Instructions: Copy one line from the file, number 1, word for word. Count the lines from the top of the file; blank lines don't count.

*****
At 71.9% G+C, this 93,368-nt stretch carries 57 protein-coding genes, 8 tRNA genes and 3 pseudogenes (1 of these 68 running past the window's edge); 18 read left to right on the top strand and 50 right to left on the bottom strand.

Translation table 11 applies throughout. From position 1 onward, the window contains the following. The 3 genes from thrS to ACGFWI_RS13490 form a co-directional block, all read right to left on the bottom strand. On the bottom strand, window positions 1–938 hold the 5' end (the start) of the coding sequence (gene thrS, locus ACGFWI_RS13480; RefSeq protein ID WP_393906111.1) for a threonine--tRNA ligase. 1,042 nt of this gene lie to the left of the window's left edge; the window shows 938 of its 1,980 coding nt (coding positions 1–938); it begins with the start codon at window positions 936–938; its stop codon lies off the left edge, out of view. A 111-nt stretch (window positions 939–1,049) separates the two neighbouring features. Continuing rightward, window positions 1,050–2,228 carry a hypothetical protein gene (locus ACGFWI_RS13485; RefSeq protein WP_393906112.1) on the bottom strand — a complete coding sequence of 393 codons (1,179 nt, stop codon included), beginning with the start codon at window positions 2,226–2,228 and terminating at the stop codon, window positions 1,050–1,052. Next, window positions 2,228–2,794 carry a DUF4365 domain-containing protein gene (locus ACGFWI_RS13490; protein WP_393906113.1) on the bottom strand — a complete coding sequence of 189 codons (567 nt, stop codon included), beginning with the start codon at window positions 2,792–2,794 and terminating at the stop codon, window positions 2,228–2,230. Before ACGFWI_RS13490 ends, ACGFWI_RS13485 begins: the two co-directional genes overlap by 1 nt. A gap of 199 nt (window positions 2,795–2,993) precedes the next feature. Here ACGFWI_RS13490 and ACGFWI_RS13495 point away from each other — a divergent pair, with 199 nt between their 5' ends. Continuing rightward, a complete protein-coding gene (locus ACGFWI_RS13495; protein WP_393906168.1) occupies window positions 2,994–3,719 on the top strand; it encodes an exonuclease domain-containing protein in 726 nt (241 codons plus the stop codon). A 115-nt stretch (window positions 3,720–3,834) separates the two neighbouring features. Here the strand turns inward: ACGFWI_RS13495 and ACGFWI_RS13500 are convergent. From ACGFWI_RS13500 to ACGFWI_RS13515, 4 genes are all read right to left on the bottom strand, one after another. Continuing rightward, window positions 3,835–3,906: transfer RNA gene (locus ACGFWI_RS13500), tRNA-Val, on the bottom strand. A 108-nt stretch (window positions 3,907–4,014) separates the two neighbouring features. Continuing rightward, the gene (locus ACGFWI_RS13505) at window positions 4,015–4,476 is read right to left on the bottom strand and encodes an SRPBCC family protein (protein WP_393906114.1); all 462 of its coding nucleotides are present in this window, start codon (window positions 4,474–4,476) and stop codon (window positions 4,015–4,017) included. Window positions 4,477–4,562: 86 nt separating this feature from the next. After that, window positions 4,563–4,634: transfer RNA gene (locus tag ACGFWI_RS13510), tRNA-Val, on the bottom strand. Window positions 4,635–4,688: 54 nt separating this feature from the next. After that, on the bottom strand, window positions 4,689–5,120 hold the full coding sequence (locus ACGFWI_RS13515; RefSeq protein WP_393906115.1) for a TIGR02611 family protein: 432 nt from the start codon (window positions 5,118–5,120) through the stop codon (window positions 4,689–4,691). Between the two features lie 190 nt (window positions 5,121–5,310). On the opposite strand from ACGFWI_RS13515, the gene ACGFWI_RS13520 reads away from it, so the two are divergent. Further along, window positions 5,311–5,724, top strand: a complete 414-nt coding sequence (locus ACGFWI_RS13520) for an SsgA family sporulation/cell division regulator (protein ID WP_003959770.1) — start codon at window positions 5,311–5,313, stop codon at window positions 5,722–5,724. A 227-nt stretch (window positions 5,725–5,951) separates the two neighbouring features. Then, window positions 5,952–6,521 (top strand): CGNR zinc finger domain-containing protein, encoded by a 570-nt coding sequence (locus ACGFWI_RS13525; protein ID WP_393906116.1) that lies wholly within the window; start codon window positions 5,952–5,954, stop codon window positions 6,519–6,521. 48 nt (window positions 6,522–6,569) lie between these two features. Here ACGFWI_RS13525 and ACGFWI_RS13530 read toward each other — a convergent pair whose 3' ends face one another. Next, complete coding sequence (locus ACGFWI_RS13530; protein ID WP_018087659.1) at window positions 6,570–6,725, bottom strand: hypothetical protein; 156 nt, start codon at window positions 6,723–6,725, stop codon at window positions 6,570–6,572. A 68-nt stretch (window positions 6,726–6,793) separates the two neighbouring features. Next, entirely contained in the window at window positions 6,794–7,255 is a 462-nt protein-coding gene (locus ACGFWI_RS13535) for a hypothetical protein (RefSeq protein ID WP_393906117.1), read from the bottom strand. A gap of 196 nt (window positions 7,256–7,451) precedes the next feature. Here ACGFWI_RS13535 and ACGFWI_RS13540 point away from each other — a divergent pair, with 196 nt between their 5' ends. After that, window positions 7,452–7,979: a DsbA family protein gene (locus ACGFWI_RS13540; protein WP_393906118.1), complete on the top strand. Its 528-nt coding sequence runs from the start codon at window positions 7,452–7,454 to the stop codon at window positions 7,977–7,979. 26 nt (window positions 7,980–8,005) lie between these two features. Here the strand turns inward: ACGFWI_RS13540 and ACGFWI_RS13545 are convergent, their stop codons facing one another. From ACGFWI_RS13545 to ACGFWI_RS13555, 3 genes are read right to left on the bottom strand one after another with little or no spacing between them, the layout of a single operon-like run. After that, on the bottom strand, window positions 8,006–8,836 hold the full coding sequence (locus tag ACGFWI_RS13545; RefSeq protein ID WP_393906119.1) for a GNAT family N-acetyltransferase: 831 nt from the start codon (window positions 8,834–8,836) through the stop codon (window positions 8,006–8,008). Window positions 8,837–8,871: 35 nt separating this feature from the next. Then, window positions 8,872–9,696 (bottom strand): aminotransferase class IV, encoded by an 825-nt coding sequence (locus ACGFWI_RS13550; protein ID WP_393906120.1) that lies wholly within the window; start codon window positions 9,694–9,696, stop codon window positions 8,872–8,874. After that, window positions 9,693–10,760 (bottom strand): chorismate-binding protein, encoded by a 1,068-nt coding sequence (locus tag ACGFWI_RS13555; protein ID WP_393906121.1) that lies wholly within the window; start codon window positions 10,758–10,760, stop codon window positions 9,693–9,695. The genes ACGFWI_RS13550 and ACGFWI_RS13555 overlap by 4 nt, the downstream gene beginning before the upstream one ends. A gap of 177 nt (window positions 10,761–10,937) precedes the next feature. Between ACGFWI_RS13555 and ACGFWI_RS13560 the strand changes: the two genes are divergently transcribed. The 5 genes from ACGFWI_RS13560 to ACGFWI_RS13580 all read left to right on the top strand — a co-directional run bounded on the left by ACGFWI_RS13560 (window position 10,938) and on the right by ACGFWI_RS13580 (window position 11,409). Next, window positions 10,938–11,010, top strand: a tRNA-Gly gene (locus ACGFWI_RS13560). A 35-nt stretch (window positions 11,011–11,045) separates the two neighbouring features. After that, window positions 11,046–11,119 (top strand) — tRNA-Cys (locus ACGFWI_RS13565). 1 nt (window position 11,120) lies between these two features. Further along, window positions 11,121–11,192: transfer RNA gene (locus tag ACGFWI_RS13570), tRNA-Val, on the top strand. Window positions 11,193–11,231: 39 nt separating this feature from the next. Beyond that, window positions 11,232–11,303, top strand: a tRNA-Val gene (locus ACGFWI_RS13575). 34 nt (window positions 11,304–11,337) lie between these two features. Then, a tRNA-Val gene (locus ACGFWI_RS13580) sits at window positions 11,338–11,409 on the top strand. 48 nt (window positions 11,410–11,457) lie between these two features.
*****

At 71.9% G+C, this 93,368-nt stretch carries 57 protein-coding genes, 8 tRNA genes and 3 pseudogenes (1 of these 68 running past the window's edge); 18 read left to right on the top strand and 50 right to left on the bottom strand.